Ash Wednesday


The fire alarm went crazy as billows of black smoke ascended upwards and into the waiting sensors. The thought that immediately came to mind was, “it seemed like a good idea when we were planning this.”  Have you ever been there? Trying to burn the palm leaves from the previous year, in the sanctuary, so that the ashes could be used for the Ash Wednesday Service only to realize that the smoke detectors presented a problem. 

The imposition of ashes is an important part of our Lenten tradition. We are reminded of our own mortality and of our impending demise. The ashes serve as a symbol of our departure from vibrancy and life to death and decay. However, Ash Wednesday is NOT a day of doom and gloom, but a day of blessed assurance.  We receive the ashes in the shape of a cross as a reminder that our hope extends beyond the grave and its hopeless cycle of deterioration.  Our hope is in the One who conquered death, hell and the grave. We receive the ashes as a testimony of our confidence in Jesus Christ.

My mother, while working around the house, sang an old gospel song that says, “my soul look back and wonder how I got over.” The Lenten season is a time for extended spiritual reflection and preparation for the celebration of Easter. It is a period of organized soul searching and recommitment to the claim and the cause of Christ in and upon our lives.  During this time, we cry out like the psalmist in Psalm 139:23-24: Search me, God, and know my heart; test me and know my anxious thoughts. See if there is any offensive way in me, and lead me in the way everlasting.”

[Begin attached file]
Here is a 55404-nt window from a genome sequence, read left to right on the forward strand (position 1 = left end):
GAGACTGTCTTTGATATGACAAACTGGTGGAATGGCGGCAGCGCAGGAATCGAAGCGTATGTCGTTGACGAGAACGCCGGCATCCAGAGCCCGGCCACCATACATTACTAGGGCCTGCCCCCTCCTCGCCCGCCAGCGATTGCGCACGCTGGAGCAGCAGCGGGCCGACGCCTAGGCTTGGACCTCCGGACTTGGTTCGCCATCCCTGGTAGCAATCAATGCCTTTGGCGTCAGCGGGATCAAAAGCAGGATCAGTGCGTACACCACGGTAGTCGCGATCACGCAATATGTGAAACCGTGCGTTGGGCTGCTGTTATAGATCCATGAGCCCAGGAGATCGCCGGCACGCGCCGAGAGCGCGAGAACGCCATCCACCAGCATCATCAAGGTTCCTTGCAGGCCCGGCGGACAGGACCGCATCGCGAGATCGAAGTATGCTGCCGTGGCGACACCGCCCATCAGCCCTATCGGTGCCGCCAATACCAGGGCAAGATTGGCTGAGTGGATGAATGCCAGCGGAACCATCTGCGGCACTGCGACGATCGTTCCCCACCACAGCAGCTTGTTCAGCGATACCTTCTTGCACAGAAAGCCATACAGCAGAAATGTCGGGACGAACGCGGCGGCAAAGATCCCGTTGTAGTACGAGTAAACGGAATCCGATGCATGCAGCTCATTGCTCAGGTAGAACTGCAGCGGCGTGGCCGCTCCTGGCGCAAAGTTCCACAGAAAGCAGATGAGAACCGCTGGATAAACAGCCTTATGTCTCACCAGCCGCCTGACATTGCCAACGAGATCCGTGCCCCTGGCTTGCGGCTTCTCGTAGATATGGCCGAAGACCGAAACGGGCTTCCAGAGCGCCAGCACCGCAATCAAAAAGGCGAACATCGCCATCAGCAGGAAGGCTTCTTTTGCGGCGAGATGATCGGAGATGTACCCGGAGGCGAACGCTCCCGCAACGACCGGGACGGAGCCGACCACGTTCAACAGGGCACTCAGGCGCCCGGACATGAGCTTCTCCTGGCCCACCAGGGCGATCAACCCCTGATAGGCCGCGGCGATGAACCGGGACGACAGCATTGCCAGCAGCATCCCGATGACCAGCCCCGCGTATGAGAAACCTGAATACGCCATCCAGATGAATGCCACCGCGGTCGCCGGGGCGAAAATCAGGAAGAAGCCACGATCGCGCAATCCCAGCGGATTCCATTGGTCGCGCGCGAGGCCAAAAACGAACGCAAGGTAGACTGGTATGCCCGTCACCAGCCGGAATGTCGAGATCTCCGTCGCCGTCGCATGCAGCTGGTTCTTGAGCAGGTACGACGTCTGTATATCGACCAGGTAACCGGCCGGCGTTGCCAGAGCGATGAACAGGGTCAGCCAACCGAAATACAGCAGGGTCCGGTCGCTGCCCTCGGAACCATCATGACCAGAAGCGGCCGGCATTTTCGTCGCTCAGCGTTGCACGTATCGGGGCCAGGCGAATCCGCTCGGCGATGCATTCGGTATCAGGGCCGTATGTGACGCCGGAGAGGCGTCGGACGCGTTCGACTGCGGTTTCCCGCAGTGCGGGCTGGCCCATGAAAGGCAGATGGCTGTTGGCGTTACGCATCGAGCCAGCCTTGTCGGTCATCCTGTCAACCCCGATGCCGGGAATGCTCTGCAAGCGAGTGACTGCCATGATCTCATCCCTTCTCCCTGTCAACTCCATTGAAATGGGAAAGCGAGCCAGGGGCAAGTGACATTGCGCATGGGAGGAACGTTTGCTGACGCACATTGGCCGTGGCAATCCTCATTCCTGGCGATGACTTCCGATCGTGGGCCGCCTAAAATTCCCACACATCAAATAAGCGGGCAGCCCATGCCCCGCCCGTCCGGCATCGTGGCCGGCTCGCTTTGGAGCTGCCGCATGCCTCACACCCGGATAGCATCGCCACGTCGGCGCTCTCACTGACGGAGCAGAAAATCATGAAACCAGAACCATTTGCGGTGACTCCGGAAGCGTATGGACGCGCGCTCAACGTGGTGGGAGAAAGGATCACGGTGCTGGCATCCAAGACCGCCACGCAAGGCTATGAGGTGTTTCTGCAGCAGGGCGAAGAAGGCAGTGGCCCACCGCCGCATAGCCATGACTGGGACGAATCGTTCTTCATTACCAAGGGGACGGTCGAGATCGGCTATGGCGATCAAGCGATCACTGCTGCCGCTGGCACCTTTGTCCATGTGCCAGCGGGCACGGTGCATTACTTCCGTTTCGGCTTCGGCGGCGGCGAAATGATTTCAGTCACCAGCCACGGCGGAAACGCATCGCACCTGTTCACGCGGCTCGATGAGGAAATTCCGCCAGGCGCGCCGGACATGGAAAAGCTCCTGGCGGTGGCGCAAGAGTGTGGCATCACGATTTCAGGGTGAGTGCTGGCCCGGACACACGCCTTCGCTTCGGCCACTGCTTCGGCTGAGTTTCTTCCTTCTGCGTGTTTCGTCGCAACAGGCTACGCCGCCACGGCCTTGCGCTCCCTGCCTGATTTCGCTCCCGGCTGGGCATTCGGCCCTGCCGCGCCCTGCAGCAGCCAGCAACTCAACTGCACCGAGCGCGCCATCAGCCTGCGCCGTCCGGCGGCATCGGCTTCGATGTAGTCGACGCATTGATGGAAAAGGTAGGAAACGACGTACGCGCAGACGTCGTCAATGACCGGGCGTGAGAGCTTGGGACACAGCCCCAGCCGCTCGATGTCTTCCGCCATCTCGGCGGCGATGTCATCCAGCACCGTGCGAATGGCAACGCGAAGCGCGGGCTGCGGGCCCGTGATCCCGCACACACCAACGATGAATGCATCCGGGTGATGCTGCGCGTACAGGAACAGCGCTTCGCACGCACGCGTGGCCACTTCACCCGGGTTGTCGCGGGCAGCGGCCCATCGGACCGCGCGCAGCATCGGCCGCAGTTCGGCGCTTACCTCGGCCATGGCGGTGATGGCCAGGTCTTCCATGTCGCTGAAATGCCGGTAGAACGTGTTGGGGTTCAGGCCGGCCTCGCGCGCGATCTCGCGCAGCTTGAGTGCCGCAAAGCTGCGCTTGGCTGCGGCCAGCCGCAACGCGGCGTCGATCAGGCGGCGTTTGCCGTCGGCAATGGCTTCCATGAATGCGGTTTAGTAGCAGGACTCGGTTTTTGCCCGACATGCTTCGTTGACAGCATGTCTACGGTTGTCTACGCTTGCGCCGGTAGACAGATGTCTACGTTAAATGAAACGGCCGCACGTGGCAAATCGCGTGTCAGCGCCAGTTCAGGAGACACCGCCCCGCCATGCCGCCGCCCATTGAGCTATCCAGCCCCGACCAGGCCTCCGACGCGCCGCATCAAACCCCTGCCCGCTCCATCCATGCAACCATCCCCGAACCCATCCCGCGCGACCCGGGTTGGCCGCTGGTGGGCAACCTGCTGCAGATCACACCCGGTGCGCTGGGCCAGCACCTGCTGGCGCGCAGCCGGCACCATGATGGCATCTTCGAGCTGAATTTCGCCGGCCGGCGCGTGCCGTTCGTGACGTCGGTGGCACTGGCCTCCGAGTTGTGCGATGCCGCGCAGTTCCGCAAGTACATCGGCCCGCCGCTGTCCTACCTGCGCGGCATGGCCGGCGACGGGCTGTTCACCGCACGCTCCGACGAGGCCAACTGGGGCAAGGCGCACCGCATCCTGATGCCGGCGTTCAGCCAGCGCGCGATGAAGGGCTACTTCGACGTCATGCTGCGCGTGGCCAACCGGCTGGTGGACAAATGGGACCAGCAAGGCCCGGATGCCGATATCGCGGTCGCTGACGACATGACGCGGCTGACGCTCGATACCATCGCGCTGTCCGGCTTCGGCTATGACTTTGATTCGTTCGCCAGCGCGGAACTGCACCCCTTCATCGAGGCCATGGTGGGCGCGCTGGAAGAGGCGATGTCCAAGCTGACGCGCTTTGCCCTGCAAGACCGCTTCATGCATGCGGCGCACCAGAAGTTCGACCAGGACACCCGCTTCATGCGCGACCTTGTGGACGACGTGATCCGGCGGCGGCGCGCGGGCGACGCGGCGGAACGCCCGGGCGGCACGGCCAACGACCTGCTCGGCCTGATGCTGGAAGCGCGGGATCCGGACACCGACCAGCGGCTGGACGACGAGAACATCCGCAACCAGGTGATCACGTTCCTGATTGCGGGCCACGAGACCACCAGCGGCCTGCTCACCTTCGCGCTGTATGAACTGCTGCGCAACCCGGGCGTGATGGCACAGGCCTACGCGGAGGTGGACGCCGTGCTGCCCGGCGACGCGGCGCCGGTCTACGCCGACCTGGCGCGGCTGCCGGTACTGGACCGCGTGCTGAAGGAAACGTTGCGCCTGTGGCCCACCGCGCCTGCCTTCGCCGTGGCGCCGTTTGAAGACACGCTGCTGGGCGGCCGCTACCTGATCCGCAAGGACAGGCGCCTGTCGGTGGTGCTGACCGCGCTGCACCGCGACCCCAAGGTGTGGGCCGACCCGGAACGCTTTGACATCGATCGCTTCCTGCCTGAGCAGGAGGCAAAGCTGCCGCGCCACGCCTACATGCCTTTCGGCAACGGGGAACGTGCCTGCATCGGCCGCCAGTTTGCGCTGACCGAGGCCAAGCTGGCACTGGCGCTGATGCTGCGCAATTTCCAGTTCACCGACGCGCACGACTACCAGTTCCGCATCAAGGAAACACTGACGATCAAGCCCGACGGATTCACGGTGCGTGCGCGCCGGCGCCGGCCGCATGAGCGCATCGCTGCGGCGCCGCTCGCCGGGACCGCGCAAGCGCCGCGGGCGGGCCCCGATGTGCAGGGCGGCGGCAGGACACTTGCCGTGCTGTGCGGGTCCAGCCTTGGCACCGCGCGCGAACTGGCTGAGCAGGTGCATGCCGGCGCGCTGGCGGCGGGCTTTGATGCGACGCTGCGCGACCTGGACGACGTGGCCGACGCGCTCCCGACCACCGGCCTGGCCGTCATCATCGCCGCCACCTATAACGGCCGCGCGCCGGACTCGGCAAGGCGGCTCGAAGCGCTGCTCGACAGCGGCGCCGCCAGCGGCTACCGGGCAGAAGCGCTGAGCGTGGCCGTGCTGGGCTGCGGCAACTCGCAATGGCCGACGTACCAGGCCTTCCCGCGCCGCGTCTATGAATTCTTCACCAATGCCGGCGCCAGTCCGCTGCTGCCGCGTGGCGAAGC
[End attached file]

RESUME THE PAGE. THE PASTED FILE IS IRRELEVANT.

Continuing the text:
The forty days of Lenten observance are designed to end with the joyful celebration of the triumphant Christ.  Jesus has been victorious and has promised that his successful conquest will yield a harvest of righteousness within those committed to following him. Lent is often observed with extended periods for fasting and repentance because sometimes we fall short of the standard Christ requires. The Lenten Season is a time when we ask the Lord to forgive us and to repair any area of our life that is not consistent with the gospel. Our goal is to have hearts and lives that are fully yielded and totally obedient to our Savior.

My mother was not a theologian, but she knew from personal experience what she was talking about. I can still see her moving around the house tending to her chores singing. Every once in a while, she would raise her hands in praise and thanksgiving to the Lord for what he had done in her life. Sometimes she would even stop and shout! The lyrics still stand out, “When I think of the goodness of Jesus and all He’s done for me. If it had not been for His mercy, only God knows where I would be. He brought me through great trials in spite of the enemies. My soul look back and wonder how I got over.”
During the imposition of ashes, as you are challenged to remember your own mortality, pause for a moment and thank the Lord that the victory both then and now was secured for us through the blood stained cross. God presented us with the proof of Christ’s conquest on Easter Sunday morning as the stone was rolled away and Jesus arose from the grave.

Now I know why my mother would stop and shout in the midst of her work. She was grateful for God’s grace.  My hope is that you will experience a fresh outpouring of God’s mercy during this Lenten season. I’m not sure what church I will be in on Easter Sunday, but I guarantee I’ll be ready to shout.

God Bless,
Bishop Beard